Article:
Islands & Anchorages
The tropical islands are fringed with coral reefs and white beaches, and feature numerous secure anchorages. The outer Great Barrier Reef provides protection from ocean swells providing calm sailing in the Whitsundays.
Cruising the Islands
Cruising time between anchorages is, in most cases, less than two hours. The reef and islands all form part of the vast Great Barrier Reef Marine Park and, as such, the sea-life and wildlife are protected, and fishing is restricted in some areas.
Resort & Marina Information
There are a few island resorts that you can visit while bareboating in the Whitsundays. Most welcome visiting yachts, offering evening entertainment, dining, and the use of their facilities.
It is best to contact them directly to arrange berths/moorings. During the peak season, it is advisable to book as early as possible to arrange visits as space is limited.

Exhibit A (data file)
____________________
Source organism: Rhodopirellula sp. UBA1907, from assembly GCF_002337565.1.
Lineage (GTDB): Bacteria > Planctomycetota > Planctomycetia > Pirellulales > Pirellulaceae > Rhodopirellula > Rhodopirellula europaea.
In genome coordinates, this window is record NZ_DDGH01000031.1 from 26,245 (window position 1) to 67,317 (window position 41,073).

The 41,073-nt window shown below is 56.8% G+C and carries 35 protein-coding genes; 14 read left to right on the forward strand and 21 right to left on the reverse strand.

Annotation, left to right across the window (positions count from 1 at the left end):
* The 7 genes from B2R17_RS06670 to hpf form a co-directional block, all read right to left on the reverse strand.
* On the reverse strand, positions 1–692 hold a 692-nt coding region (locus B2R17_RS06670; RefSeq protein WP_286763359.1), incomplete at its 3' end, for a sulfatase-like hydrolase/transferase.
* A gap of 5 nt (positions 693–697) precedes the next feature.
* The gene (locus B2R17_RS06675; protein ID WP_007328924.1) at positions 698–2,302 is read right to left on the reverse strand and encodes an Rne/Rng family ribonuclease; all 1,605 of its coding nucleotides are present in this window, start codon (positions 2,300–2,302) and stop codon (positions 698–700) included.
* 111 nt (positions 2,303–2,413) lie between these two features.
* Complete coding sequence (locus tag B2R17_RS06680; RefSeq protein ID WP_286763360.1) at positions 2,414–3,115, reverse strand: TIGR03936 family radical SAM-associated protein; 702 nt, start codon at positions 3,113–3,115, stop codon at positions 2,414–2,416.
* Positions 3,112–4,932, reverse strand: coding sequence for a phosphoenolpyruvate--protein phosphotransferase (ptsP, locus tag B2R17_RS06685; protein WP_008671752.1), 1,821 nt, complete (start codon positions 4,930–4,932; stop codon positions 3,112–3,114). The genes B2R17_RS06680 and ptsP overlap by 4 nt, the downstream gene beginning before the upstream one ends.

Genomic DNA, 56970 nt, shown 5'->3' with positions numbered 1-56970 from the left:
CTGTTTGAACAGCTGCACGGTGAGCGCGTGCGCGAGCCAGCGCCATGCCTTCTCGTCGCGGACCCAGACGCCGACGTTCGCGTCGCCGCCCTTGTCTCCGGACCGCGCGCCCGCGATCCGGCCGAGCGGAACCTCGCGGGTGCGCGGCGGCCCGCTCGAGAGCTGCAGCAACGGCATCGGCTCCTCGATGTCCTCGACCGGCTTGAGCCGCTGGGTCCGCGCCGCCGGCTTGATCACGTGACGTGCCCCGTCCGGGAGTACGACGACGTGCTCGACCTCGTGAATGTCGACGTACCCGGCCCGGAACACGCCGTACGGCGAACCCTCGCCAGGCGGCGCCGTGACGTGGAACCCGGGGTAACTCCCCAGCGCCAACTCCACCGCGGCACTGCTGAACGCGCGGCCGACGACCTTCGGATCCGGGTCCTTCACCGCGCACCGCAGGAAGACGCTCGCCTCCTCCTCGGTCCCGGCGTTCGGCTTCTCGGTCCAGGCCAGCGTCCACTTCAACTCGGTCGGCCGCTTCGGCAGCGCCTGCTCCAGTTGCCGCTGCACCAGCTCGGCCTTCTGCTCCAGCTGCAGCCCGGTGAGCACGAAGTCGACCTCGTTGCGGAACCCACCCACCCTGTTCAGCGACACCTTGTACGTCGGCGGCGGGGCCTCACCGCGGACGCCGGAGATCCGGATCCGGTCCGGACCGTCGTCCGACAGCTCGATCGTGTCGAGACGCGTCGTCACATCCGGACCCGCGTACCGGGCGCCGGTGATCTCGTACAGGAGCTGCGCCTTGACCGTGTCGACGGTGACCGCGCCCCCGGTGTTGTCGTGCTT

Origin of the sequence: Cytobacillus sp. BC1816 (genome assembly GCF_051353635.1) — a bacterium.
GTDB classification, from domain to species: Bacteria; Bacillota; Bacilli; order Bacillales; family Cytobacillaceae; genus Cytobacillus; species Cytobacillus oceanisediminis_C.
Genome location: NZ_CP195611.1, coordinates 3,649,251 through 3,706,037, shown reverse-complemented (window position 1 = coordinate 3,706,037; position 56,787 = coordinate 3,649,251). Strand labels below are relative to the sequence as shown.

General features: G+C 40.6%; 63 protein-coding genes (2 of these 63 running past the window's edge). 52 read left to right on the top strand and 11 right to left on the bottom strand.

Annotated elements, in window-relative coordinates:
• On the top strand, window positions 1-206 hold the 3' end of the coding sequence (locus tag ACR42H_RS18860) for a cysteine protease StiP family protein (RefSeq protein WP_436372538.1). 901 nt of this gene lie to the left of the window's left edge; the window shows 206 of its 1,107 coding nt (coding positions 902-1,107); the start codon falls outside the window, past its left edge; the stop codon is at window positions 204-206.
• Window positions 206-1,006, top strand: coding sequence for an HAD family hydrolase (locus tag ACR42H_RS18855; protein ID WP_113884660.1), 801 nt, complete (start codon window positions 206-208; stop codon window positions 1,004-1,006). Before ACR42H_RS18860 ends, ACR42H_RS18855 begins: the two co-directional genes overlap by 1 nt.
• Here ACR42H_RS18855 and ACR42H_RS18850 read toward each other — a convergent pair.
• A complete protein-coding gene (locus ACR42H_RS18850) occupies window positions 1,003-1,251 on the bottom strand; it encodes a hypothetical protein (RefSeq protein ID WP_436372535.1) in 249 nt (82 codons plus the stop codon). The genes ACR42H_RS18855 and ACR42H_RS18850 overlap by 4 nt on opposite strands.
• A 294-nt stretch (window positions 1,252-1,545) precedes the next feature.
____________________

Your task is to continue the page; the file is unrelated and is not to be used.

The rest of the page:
Significant Sites of the Whitsundays
The Whitsunday Islands have a long and rich history from the early Ngaro people who inhabited the islands, to the arrival of Captain Cook in 1770 who gave the islands their current name.
These itineraries are provided as a guide only to give you an indication of how far you can travel in 7 – 10 days. We recommend you keep your plans flexible so that you can adapt and alter your course to suit the prevailing conditions. Every charter is different and the activities you wish to participate in may change each day. Generally the Whitsundays experience Southeast (SE) trade winds in the winter months and Northeast (NE) winds in the summer months.